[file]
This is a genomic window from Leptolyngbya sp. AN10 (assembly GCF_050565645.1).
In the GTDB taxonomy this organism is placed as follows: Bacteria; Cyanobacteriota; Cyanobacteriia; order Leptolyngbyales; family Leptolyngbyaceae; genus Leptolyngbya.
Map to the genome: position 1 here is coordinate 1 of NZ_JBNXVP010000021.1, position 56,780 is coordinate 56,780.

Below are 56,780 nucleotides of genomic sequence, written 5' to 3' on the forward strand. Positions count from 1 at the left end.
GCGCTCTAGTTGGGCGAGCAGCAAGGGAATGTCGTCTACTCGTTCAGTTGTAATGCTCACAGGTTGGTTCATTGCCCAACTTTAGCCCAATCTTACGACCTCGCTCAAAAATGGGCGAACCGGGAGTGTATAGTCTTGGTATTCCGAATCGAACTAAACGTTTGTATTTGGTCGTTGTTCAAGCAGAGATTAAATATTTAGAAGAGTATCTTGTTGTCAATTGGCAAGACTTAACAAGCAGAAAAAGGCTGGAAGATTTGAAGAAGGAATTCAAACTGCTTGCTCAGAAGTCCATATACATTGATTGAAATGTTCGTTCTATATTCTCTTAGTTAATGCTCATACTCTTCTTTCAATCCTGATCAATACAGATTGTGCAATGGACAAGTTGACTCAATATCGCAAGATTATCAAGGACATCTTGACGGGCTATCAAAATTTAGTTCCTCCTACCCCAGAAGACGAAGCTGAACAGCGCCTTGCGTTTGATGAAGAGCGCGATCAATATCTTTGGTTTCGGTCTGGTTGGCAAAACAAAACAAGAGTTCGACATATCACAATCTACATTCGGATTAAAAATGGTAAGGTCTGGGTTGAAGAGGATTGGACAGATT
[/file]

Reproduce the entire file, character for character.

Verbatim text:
This is a genomic window from Leptolyngbya sp. AN10 (assembly GCF_050565645.1).
In the GTDB taxonomy this organism is placed as follows: Bacteria; Cyanobacteriota; Cyanobacteriia; order Leptolyngbyales; family Leptolyngbyaceae; genus Leptolyngbya.
Map to the genome: position 1 here is coordinate 1 of NZ_JBNXVP010000021.1, position 56,780 is coordinate 56,780.

Below are 56,780 nucleotides of genomic sequence, written 5' to 3' on the forward strand. Positions count from 1 at the left end.
GCGCTCTAGTTGGGCGAGCAGCAAGGGAATGTCGTCTACTCGTTCAGTTGTAATGCTCACAGGTTGGTTCATTGCCCAACTTTAGCCCAATCTTACGACCTCGCTCAAAAATGGGCGAACCGGGAGTGTATAGTCTTGGTATTCCGAATCGAACTAAACGTTTGTATTTGGTCGTTGTTCAAGCAGAGATTAAATATTTAGAAGAGTATCTTGTTGTCAATTGGCAAGACTTAACAAGCAGAAAAAGGCTGGAAGATTTGAAGAAGGAATTCAAACTGCTTGCTCAGAAGTCCATATACATTGATTGAAATGTTCGTTCTATATTCTCTTAGTTAATGCTCATACTCTTCTTTCAATCCTGATCAATACAGATTGTGCAATGGACAAGTTGACTCAATATCGCAAGATTATCAAGGACATCTTGACGGGCTATCAAAATTTAGTTCCTCCTACCCCAGAAGACGAAGCTGAACAGCGCCTTGCGTTTGATGAAGAGCGCGATCAATATCTTTGGTTTCGGTCTGGTTGGCAAAACAAAACAAGAGTTCGACATATCACAATCTACATTCGGATTAAAAATGGTAAGGTCTGGGTTGAAGAGGATTGGACAGATT